Download >>It's Not Over Yet

The Junkies - "Toys Professor" (Incorporation Mix)

This remixed track is pretty much a hipster's wet dream, but whatever, it sounds goddamn good. The Junkies sort of look like Aqua at first glance (remember that Barbie Girl song?) only not as much hair gel and way more talent; and conjure up Book Of Love. This Brooklyn, NY collective includes DJ Cosmo, Michelle Antoinette (almost falling out of her shirt!), Daniel Blue, Gil Bitton, Bleu, and DJ Johnny Blista; gotta love a group with 2 DJs and 2 female lead singers with more to spare. "I like boys that look like girl toys.....I like the girls that like the boy toys" are the main lyrics here, which, while not anything eye opening or breakthrough (and not meant to be), sound pretty darn sexy even if you're not stumbling around drunk wondering how in the hell you will get home. If anything, this may get someone laid from a night out at the indie dance club, so what's the harm in that? I say none. Add to that some stutter chorus, sounding a tad like Blur's "Girls and Boys", deep synth rackets, and dueling male/female vocals (and pseudo white persons rapping?), let this be the track that makes you think going out tonight and spending way too much on drinks, watching white dudes dance, and being kicked out at 1:30 is a great idea.

Download >>Toys Professor (Incorporation Mix)

Nine Horses

"Money For All"/"Get The Hell Out"

Meet my latest obsession. While not as bananas as Santogold or as grandiose as Arcade Fire, it’s an obsession nonetheless. Former Japan lead singer David Sylvian fronts Nine Horses with Steve Jansen & Burnt Friedman. The bands recent EP Money For All features re-workings of songs from 05’s Snow Born Sorrow, as well as the two new tracks featured here. While much different than his sparse, haunting solo album Blemish or his contribution on Fennesz’s Venice, Sylvian’s voice is trademark enough to make the material recognizable. His low, wavering tone stands out over the galloping industrial noises of “Get The Hell Out” where he connects non-sequiturs such as “Get the hell out/Honey it’s your birthday”. It creeps on you like a shadowy tempest with its dark, bubbling synths and granulated machine sounds. “Money For All” starts off with a muddied drum loop, eventually finding Sylvian backed by some soulful harmonies. I can’t truly explain why I’ve been so obsessed with the bands EP, all I can tell you is that it slowly sucked me in without me even realizing it.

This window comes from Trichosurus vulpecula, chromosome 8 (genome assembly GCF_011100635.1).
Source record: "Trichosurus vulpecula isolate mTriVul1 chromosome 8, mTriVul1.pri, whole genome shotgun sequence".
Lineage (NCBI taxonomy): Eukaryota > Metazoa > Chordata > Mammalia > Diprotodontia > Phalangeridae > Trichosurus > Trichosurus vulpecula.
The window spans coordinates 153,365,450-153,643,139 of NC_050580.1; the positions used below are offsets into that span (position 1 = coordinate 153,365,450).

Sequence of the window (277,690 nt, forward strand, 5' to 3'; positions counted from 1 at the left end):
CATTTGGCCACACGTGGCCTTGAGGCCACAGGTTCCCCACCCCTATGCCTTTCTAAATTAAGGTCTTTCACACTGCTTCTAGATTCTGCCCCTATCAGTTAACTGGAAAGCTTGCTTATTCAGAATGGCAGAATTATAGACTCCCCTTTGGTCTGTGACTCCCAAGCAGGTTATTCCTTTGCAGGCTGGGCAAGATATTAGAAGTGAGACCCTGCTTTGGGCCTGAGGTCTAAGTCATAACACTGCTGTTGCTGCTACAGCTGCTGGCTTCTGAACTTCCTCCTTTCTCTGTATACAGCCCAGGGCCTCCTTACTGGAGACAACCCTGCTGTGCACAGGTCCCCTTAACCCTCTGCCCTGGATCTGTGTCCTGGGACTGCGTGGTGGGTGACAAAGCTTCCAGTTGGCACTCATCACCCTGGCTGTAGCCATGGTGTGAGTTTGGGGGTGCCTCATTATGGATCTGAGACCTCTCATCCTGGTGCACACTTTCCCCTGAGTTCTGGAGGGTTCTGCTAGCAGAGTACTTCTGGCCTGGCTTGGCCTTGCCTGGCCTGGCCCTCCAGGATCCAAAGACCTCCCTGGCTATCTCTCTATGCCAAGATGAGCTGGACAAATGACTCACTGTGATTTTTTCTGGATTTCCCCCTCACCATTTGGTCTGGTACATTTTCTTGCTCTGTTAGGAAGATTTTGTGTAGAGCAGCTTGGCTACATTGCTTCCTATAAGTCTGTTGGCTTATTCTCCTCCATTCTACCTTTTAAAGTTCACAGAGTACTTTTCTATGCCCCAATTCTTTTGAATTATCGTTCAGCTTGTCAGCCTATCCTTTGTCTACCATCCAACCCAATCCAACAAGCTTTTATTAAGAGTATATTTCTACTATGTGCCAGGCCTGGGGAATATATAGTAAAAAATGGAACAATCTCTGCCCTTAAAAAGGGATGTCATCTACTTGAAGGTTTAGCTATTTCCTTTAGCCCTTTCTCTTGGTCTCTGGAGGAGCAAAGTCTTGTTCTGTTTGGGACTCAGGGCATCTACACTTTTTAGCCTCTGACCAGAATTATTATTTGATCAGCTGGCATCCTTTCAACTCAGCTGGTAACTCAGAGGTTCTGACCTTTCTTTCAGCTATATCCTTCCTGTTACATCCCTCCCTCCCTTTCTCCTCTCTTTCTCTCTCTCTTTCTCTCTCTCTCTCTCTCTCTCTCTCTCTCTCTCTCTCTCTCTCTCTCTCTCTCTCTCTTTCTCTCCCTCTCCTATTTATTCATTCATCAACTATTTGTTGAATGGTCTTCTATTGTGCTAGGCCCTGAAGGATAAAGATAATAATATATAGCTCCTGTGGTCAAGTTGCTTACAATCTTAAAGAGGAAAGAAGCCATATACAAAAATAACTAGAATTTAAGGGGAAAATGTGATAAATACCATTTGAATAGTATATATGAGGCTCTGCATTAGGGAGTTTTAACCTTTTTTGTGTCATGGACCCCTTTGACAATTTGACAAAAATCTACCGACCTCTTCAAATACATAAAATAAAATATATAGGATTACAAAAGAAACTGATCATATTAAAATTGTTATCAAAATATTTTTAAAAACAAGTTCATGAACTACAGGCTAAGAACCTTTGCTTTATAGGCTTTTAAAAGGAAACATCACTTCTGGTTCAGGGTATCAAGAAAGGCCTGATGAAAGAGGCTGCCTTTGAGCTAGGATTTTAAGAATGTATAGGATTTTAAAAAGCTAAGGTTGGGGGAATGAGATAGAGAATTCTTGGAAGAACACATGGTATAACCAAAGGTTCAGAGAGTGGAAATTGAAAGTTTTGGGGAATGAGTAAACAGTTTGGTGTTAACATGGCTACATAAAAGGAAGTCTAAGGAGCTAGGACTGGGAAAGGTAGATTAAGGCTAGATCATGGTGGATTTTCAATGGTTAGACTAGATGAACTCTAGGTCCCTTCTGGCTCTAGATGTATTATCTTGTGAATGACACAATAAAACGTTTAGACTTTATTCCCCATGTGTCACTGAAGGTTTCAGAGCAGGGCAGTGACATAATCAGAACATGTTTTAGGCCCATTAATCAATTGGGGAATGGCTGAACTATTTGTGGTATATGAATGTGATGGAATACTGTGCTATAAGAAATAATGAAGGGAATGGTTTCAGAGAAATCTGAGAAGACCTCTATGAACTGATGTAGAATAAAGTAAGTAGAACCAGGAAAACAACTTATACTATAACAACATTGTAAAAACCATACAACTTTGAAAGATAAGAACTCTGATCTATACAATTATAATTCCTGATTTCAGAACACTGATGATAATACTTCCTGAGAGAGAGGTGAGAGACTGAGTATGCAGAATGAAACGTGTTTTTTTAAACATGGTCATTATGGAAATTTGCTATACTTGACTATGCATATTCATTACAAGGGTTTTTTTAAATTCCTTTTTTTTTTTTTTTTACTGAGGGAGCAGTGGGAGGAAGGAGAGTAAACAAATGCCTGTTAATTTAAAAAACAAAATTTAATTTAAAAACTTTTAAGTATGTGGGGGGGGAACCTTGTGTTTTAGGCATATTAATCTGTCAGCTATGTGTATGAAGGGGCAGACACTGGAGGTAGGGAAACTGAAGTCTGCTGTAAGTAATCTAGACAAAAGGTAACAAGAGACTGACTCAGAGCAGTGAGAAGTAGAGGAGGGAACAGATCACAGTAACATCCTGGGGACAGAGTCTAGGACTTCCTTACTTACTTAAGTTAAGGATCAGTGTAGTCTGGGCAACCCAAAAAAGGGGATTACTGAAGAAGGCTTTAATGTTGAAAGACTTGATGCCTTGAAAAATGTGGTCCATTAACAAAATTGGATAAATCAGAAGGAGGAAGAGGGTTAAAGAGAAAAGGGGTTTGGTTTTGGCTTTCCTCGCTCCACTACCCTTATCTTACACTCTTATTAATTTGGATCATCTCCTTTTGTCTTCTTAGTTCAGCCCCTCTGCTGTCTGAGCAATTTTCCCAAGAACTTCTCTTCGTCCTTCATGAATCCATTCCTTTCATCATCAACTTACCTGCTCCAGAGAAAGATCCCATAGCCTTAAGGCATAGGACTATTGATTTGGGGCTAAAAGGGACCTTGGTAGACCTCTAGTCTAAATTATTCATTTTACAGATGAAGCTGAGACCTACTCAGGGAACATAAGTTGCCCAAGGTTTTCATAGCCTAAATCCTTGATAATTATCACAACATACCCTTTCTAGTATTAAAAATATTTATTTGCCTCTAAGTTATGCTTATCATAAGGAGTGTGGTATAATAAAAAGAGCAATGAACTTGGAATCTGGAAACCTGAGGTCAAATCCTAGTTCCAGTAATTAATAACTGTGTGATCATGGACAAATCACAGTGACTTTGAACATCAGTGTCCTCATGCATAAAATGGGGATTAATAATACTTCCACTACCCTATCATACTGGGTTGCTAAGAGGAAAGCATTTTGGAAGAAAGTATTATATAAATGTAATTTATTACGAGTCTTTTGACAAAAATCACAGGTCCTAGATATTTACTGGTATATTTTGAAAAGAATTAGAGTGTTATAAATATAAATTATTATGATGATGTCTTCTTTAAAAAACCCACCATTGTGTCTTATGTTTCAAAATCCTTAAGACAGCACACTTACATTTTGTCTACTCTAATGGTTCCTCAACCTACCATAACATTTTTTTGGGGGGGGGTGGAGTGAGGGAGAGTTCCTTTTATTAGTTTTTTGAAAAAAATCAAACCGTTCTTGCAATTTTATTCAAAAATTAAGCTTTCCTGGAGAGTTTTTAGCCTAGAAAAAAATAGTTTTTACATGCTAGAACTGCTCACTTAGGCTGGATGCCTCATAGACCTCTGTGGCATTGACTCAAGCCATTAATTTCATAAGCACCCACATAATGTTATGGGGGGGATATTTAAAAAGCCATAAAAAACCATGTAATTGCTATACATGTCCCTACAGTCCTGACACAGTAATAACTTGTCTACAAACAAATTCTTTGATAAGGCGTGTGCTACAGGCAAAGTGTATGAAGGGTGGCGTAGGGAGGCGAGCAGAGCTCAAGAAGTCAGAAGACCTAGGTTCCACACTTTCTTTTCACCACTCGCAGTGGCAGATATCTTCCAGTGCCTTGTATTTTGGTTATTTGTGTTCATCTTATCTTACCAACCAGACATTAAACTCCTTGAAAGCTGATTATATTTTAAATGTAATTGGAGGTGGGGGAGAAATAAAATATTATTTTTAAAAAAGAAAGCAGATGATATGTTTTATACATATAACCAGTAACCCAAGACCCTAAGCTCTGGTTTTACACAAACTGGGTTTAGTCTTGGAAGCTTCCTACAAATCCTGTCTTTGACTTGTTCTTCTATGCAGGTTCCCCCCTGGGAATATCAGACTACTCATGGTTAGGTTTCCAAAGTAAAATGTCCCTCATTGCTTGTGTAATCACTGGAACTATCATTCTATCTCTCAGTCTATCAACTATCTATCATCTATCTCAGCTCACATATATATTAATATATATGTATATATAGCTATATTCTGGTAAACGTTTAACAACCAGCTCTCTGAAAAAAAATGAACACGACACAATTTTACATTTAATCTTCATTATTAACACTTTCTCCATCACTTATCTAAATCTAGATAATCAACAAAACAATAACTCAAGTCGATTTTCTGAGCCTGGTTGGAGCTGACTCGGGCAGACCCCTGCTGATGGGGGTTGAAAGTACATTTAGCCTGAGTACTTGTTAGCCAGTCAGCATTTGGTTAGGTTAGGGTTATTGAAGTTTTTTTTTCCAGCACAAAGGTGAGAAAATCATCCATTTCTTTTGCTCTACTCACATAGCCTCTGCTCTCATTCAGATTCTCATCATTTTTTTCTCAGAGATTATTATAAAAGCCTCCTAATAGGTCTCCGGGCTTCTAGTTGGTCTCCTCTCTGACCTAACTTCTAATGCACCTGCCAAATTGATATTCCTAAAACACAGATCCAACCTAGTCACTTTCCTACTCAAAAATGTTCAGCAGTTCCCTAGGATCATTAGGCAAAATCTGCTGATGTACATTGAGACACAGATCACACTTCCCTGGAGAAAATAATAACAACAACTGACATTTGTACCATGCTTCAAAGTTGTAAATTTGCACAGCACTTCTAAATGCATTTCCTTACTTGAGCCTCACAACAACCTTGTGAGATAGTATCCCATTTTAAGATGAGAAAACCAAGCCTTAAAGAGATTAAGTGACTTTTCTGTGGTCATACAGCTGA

Download >>Money For All

Download >>Get The Hell Out


"Parking Lot Nights"

One day I’ll get sick of that sound. But for now that distorted, scuzz-fuzz synth is the key to my heart. It keeps begging me to breakdance. It keeps telling me to put on that 80’s style sweatband I’ve been hiding in my closet for so long. I got so wrapped up in the moment once I tried spinning on my head and nearly lost my neck. I can’t help it, it’s infectious. “Parking Lot Nights” sounds like it came straight from the Ed Banger camp, but these dudes don’t even have a deal yet. Normally I stray from posting songs from unsigned artist, but “Parking Lot Nights” is a worthy exception. Besides, I’d be willing to bet Ghosthustler won’t have to go too much longer before the get snatched up by a label. And even if they don’t, we’ll just play “Parking Lot Nights” on repeat until we drop.